final judgment or decree of any competent
tribunal of civil or criminal jurisdiction,
or by virtne of an execution issued upon
said judgment or decree.
That the cause or pretence of such con
finement or restraint according to the
knowledge and belief of your petitioner is
as follows:
That on or about the 21st day of Novem
ber, A. D., 1883, your petitioner was sen
tenced by a judge of said district court of
the second judicial district, said oounty
and stale of Minnesota, to imprisonment
in the state prison of Stillwater, said state
under the following sentence, viz:
That you Thomas Murray be punished
by imprisonment in the state prison at
Stillwater, Minnesota, at hard labor for
the period of one year and six months.
And that on or about the 26th day of
January, A. D., 1884, and
before the expiration of said sen
tence and contrary to your order petition
wa» unlawfully removed from said state
prison and confined in said county jail of
said Ramsey county contrary to said sen-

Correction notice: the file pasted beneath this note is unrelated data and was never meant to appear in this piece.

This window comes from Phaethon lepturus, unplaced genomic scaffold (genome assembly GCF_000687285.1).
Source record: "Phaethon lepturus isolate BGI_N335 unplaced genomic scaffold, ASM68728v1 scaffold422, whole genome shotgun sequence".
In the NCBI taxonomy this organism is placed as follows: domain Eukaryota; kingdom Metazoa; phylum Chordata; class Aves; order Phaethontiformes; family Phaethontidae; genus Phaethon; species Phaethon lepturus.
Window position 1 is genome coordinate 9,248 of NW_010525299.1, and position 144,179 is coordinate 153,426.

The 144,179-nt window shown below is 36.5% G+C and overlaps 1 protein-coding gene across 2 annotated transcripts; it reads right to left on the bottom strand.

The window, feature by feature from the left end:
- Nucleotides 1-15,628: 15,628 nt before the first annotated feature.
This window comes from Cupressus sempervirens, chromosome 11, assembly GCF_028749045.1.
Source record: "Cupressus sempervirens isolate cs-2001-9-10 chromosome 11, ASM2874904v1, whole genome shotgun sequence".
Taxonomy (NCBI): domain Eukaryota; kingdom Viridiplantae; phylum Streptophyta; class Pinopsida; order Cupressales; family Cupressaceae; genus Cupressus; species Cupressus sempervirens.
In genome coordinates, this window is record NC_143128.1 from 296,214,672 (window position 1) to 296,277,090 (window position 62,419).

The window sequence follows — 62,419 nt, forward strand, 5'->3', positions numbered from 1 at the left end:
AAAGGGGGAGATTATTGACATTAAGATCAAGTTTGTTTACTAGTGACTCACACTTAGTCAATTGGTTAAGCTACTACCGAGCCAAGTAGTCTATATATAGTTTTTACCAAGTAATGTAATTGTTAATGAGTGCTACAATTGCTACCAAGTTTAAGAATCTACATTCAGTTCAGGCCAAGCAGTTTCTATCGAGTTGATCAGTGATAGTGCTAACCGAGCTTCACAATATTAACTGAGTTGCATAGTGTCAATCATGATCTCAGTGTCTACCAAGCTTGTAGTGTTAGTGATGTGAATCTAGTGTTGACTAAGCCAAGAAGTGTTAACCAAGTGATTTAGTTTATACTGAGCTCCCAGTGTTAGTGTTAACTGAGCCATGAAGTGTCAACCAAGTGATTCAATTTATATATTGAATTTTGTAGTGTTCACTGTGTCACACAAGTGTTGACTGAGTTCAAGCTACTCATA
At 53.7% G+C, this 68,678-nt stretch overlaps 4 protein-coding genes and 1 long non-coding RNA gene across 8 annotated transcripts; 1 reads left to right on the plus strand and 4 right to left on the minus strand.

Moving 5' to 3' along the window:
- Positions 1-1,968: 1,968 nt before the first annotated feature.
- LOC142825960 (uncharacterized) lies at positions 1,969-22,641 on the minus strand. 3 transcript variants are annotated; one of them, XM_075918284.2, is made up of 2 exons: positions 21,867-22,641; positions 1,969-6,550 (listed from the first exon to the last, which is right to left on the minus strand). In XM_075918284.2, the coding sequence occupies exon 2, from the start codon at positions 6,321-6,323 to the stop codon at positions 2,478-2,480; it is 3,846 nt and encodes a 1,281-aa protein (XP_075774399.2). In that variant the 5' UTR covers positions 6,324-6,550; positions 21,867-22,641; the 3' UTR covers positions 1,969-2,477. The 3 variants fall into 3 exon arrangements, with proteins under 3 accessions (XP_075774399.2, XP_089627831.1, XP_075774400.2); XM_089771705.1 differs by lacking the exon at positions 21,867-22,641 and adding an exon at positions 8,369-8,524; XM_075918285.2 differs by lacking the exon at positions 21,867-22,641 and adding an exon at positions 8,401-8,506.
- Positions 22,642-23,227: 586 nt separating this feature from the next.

Unco and to-law.
That said imprisonment and detentions
are illegal and unlawful upon the follow
ing grounds:
First. That the warden of said state
prison to which your petitioner was
sentenced, had no authority to remove
your petitioner from said prison.
Second. That seotion 66, page 974 of
general statutes of Minnesota 1878, has
not been complied with in any particular.
That the pretended order or warrant in
the hands of said Henry O'Gorman, sheriff,
as aforesaid, under which pretended order
or warrant your petitioner is unlawfully
imprisoned and detained as aforesaid, is
illegal and void.
Your petitioner therefore prays that a
writ of habeas corpus may issue directed
to said Henry O'Gorman, sheriff, as afore
said, commanding him that he have the
body of said Thomas Murray, by him im
prisoned and detained, together with the
time and cause of such imprisonment and
detention, before your honor, to be and re
ceive what shall then and there be con
sidered concerning the said Thomas Mur
ray in pursuance ot the statute in such